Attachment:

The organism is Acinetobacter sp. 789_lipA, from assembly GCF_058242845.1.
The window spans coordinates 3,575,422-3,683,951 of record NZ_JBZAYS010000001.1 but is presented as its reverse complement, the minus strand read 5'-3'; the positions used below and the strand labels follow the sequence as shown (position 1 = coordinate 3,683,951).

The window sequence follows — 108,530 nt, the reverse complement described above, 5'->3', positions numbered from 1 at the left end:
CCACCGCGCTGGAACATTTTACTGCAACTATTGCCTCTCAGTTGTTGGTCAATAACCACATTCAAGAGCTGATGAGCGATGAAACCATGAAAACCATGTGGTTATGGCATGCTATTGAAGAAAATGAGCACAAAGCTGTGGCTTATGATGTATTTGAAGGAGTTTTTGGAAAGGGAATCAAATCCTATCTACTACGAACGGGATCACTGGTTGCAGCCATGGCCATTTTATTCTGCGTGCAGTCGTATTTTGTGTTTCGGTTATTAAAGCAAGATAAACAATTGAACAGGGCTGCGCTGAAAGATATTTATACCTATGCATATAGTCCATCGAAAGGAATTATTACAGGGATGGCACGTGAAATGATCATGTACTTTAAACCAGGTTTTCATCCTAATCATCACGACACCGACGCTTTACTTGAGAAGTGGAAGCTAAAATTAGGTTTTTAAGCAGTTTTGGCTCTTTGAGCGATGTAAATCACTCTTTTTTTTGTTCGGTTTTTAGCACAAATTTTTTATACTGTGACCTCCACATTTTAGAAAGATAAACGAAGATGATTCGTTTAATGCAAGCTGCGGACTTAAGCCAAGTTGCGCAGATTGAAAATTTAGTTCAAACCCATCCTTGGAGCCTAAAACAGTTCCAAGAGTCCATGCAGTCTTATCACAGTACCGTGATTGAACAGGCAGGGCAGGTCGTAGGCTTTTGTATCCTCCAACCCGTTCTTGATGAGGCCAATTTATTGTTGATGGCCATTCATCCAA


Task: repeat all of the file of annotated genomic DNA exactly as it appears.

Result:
The organism is Acinetobacter sp. 789_lipA, from assembly GCF_058242845.1.
The window spans coordinates 3,575,422-3,683,951 of record NZ_JBZAYS010000001.1 but is presented as its reverse complement, the minus strand read 5'-3'; the positions used below and the strand labels follow the sequence as shown (position 1 = coordinate 3,683,951).

The window sequence follows — 108,530 nt, the reverse complement described above, 5'->3', positions numbered from 1 at the left end:
CCACCGCGCTGGAACATTTTACTGCAACTATTGCCTCTCAGTTGTTGGTCAATAACCACATTCAAGAGCTGATGAGCGATGAAACCATGAAAACCATGTGGTTATGGCATGCTATTGAAGAAAATGAGCACAAAGCTGTGGCTTATGATGTATTTGAAGGAGTTTTTGGAAAGGGAATCAAATCCTATCTACTACGAACGGGATCACTGGTTGCAGCCATGGCCATTTTATTCTGCGTGCAGTCGTATTTTGTGTTTCGGTTATTAAAGCAAGATAAACAATTGAACAGGGCTGCGCTGAAAGATATTTATACCTATGCATATAGTCCATCGAAAGGAATTATTACAGGGATGGCACGTGAAATGATCATGTACTTTAAACCAGGTTTTCATCCTAATCATCACGACACCGACGCTTTACTTGAGAAGTGGAAGCTAAAATTAGGTTTTTAAGCAGTTTTGGCTCTTTGAGCGATGTAAATCACTCTTTTTTTTGTTCGGTTTTTAGCACAAATTTTTTATACTGTGACCTCCACATTTTAGAAAGATAAACGAAGATGATTCGTTTAATGCAAGCTGCGGACTTAAGCCAAGTTGCGCAGATTGAAAATTTAGTTCAAACCCATCCTTGGAGCCTAAAACAGTTCCAAGAGTCCATGCAGTCTTATCACAGTACCGTGATTGAACAGGCAGGGCAGGTCGTAGGCTTTTGTATCCTCCAACCCGTTCTTGATGAGGCCAATTTATTGTTGATGGCCATTCATCCAA